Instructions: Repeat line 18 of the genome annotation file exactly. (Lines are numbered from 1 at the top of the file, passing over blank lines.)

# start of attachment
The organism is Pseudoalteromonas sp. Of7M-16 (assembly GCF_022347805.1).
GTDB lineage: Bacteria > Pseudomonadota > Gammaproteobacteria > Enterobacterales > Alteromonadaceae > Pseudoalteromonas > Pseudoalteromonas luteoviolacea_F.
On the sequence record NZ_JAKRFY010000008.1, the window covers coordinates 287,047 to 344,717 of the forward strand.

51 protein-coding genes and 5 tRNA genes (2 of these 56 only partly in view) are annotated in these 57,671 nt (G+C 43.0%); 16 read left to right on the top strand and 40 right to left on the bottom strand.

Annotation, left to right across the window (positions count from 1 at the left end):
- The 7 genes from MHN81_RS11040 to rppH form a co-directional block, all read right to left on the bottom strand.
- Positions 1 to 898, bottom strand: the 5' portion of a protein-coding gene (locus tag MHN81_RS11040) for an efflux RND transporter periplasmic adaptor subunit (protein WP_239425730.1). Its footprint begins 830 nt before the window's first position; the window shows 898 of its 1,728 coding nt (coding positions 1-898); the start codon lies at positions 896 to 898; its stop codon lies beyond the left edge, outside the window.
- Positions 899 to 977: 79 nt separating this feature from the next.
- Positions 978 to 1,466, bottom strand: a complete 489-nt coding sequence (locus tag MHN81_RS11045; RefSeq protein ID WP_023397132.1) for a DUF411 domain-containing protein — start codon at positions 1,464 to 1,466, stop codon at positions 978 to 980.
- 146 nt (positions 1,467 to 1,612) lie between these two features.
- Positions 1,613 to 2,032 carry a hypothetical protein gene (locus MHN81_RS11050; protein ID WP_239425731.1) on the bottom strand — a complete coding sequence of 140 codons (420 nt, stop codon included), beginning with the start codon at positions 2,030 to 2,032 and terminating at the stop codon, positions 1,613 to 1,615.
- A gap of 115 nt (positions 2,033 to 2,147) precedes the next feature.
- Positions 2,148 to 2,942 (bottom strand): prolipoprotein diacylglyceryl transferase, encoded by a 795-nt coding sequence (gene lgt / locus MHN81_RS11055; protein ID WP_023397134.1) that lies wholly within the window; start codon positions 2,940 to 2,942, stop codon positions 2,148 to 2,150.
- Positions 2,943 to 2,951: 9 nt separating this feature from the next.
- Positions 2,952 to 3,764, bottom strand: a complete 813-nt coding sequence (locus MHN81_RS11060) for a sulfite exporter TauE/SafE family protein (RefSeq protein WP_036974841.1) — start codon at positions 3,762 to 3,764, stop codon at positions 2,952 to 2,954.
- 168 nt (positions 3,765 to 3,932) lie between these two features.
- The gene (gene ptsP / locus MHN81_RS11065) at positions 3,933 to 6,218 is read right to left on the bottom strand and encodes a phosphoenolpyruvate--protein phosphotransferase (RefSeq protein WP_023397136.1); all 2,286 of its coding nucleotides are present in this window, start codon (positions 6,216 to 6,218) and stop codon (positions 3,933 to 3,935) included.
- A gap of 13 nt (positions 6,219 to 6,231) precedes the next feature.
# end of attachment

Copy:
- A gap of 13 nt (positions 6,219 to 6,231) precedes the next feature.